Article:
As the historian James McPherson pointed out, in 1861 at the start of the American Civil War, the odd man out in the rest of the world was the North, not the South. Most of the rest of the world in 1861 looked like the South ruled by a privileged oligarchy and sustained, if not exactly by slavery, at least by some form of indentured labor. It was the North with its industry, relatively free labor, and its independent farmers that was the exception and regarded by much of the rest of the world as a threat by its very existence. Most of the rulers of Europe eagerly anticipated the destruction of the USA in the Civil War, and stood ready to intervene on the side of the Confederacy. To their dismay, the North prevailed, and not only re-affirmed those ideas in that passage in the Declaration of Independence (“…that this nation under God shall have a new birth of freedom – and that government of the people, by the people, and for the people shall not perish from the earth”), but set the USA -- alone among nations at the time -- on a course toward universal enfranchisement, a course it followed in fits and starts until very recently. Few people at the time of the American Civil War understood the war's radical implications better than a German journalist living in London working for an American newspaper The New York Tribune who campaigned tirelessly to rally British working people to the Union cause -- Karl Marx.

Democracy is not utopia.  It is not an end or a fulfillment of anything.  Utopias mean the end of all conflict and claim to be the end and fulfillment of history.  In order to truly accomplish that, utopian movements and ideologies discover that they have to eliminate variation, that the truest security against conflict is conformity.  Democracy makes no such claim.  It is not an end to history.  Democracy points out that conformity is neither equality, nor freedom.  Unlike utopia, democracy depends on human variety for its life.  History is not ended, just made less dangerous and more bearable.  Democracy can always be improved, but perfection is not in its nature.  Democracy is a modus vivendi negotiated among selfish and frightened human beings.  People who are different from each other, opposite each other, even people who hate each other, agree to somehow live with each other.

Democracy, like youth, is something best appreciated when it is lost.  The people who value liberty the most are people who don't have it and want it.  The United States invented liberal democracy in 1776 and again in 1865.  And now, a substantial part of the American population is tired of it and afraid of what universal enfranchisement means for them; afraid of being lost; and yearns for a strong man to vindicate them. They want freedom for themselves so long as everyone else stays in their chains.  They want some kind of racist state where theirs is the master race that rules over everyone else.  Today, the USA abdicates its role as the leader of liberal democracy, and its leadership role in the world.  The USA is losing the democracy that it fought and worked so hard to create for so many generations.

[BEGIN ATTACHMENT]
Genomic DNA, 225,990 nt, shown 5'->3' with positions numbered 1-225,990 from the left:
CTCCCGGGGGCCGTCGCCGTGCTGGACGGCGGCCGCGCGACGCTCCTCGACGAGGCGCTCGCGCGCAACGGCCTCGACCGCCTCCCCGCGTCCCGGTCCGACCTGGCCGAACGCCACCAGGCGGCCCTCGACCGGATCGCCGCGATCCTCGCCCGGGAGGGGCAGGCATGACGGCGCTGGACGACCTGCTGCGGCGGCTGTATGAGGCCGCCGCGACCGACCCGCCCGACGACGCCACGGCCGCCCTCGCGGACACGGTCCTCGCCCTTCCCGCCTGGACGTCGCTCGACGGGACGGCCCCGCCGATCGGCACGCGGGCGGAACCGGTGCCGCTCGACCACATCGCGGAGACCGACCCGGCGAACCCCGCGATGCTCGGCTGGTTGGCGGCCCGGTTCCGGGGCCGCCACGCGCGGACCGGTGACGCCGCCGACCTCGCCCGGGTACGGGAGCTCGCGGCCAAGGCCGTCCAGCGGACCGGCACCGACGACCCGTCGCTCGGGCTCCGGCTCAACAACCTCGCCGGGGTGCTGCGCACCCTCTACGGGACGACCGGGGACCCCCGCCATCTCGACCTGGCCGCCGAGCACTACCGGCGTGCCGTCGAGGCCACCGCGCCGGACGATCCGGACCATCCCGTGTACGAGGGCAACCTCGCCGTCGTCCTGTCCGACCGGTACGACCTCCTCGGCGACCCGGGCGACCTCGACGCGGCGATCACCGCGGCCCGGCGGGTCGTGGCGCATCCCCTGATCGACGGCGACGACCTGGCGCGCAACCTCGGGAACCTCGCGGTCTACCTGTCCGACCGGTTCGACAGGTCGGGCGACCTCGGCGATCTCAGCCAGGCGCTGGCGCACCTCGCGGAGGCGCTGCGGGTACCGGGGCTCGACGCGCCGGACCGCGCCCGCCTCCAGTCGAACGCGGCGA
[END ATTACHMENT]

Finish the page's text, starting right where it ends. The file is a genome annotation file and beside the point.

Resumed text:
In many respects, the United States is just one more empire among many, fated to go the way of all the others that ever were.  Like all empires, the USA is a big smash and grab of land and resources together with the enslavement and slaughter of conquered peoples.  And yet, in the midst of that brutal imperium, the USA became the first state in history to embrace the concept of universal enfranchisement if not quite the reality of it.  The USA was the first empire since ancient Rome to successfully incorporate conquered peoples into its project.  Barack Obama, an African American, taking the oath of the Presidency was as momentous an event as a Spanish soldier named Trajan taking the imperial purple and becoming the first non-Roman Emperor of Rome.  The only thing that would be comparable to both would be a Nigerian or a Bengali wearing the British crown.  There were thousands upon thousands of other smaller momentous events throughout our history such as an escaped former slave boy putting on a uniform and becoming a soldier and a citizen.  The very real and tangible promise that only democracy can hold before people is freedom and dignity.